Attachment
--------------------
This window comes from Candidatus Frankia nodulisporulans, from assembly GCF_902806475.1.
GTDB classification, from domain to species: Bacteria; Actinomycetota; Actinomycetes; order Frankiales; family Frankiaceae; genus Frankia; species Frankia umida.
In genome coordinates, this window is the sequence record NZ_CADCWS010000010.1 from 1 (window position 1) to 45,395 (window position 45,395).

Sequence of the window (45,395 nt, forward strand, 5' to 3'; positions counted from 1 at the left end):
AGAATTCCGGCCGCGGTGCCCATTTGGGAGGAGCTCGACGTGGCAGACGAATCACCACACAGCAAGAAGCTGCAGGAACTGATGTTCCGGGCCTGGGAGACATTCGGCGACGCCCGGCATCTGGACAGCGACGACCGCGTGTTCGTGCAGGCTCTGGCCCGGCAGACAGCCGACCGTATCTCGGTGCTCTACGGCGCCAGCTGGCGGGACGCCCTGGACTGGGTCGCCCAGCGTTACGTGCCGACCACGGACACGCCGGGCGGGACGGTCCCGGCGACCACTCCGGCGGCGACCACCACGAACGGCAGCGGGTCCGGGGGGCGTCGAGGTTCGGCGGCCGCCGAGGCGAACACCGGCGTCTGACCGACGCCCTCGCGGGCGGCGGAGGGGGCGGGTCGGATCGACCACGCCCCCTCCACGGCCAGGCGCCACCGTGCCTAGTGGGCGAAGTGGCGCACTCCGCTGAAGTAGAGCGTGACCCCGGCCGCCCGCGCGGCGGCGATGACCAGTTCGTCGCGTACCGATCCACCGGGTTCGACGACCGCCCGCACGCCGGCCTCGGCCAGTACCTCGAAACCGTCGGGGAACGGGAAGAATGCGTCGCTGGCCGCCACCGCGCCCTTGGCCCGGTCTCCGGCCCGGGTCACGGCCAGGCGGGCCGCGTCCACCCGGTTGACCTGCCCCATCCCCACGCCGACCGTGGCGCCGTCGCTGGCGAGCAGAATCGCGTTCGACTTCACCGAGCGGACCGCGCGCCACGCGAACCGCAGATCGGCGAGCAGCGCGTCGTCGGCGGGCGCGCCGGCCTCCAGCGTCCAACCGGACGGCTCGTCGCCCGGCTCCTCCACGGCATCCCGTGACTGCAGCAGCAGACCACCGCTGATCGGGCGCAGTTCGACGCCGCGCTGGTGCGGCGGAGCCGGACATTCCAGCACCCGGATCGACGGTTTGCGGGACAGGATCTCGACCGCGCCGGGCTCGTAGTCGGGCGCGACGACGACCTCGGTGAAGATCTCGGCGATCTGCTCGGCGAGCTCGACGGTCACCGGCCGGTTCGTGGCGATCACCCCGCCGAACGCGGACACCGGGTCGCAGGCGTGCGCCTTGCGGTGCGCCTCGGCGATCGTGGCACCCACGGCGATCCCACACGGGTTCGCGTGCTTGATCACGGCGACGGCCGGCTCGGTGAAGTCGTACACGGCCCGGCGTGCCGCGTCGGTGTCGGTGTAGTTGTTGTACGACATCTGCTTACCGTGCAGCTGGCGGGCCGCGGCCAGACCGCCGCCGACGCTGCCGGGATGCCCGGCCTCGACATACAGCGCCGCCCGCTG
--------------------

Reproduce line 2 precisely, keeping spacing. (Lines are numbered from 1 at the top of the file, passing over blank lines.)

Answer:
GTDB classification, from domain to species: Bacteria; Actinomycetota; Actinomycetes; order Frankiales; family Frankiaceae; genus Frankia; species Frankia umida.